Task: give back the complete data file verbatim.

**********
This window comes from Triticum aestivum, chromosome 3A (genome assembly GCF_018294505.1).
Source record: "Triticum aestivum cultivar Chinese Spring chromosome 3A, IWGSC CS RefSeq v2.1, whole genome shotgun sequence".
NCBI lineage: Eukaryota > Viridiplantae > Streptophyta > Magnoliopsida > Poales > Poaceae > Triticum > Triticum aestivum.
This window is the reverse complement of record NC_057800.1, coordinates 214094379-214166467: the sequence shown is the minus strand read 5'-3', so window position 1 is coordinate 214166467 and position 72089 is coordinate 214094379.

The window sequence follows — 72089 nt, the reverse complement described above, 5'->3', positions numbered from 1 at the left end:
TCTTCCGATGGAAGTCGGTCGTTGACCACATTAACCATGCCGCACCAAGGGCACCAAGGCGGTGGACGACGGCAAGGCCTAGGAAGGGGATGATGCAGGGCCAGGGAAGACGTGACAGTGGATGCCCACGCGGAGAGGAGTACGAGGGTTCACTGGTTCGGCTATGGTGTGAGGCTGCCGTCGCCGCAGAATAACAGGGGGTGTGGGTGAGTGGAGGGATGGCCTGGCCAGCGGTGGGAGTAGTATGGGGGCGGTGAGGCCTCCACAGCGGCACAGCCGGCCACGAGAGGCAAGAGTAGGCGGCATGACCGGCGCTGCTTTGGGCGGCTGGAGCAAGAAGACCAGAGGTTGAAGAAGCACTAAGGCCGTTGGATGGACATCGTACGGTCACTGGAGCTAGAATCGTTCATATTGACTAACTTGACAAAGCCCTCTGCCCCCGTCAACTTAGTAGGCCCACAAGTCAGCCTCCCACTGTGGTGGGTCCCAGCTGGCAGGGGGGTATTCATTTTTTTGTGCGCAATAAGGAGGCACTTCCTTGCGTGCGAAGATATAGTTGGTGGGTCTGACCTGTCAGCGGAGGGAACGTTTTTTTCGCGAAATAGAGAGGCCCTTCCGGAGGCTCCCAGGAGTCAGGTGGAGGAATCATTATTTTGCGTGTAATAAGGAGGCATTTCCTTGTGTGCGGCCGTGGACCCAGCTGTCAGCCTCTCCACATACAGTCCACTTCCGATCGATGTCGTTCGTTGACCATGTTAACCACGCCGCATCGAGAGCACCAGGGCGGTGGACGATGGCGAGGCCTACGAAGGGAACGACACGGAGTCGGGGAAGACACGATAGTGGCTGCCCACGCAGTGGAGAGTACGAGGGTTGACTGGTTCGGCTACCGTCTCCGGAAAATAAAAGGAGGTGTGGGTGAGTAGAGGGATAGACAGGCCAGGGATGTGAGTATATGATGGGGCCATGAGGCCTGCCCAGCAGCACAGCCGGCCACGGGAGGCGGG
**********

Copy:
This window comes from Triticum aestivum, chromosome 3A (genome assembly GCF_018294505.1).
Source record: "Triticum aestivum cultivar Chinese Spring chromosome 3A, IWGSC CS RefSeq v2.1, whole genome shotgun sequence".
NCBI lineage: Eukaryota > Viridiplantae > Streptophyta > Magnoliopsida > Poales > Poaceae > Triticum > Triticum aestivum.
This window is the reverse complement of record NC_057800.1, coordinates 214094379-214166467: the sequence shown is the minus strand read 5'-3', so window position 1 is coordinate 214166467 and position 72089 is coordinate 214094379.

The window sequence follows — 72089 nt, the reverse complement described above, 5'->3', positions numbered from 1 at the left end:
TCTTCCGATGGAAGTCGGTCGTTGACCACATTAACCATGCCGCACCAAGGGCACCAAGGCGGTGGACGACGGCAAGGCCTAGGAAGGGGATGATGCAGGGCCAGGGAAGACGTGACAGTGGATGCCCACGCGGAGAGGAGTACGAGGGTTCACTGGTTCGGCTATGGTGTGAGGCTGCCGTCGCCGCAGAATAACAGGGGGTGTGGGTGAGTGGAGGGATGGCCTGGCCAGCGGTGGGAGTAGTATGGGGGCGGTGAGGCCTCCACAGCGGCACAGCCGGCCACGAGAGGCAAGAGTAGGCGGCATGACCGGCGCTGCTTTGGGCGGCTGGAGCAAGAAGACCAGAGGTTGAAGAAGCACTAAGGCCGTTGGATGGACATCGTACGGTCACTGGAGCTAGAATCGTTCATATTGACTAACTTGACAAAGCCCTCTGCCCCCGTCAACTTAGTAGGCCCACAAGTCAGCCTCCCACTGTGGTGGGTCCCAGCTGGCAGGGGGGTATTCATTTTTTTGTGCGCAATAAGGAGGCACTTCCTTGCGTGCGAAGATATAGTTGGTGGGTCTGACCTGTCAGCGGAGGGAACGTTTTTTTCGCGAAATAGAGAGGCCCTTCCGGAGGCTCCCAGGAGTCAGGTGGAGGAATCATTATTTTGCGTGTAATAAGGAGGCATTTCCTTGTGTGCGGCCGTGGACCCAGCTGTCAGCCTCTCCACATACAGTCCACTTCCGATCGATGTCGTTCGTTGACCATGTTAACCACGCCGCATCGAGAGCACCAGGGCGGTGGACGATGGCGAGGCCTACGAAGGGAACGACACGGAGTCGGGGAAGACACGATAGTGGCTGCCCACGCAGTGGAGAGTACGAGGGTTGACTGGTTCGGCTACCGTCTCCGGAAAATAAAAGGAGGTGTGGGTGAGTAGAGGGATAGACAGGCCAGGGATGTGAGTATATGATGGGGCCATGAGGCCTGCCCAGCAGCACAGCCGGCCACGGGAGGCGGG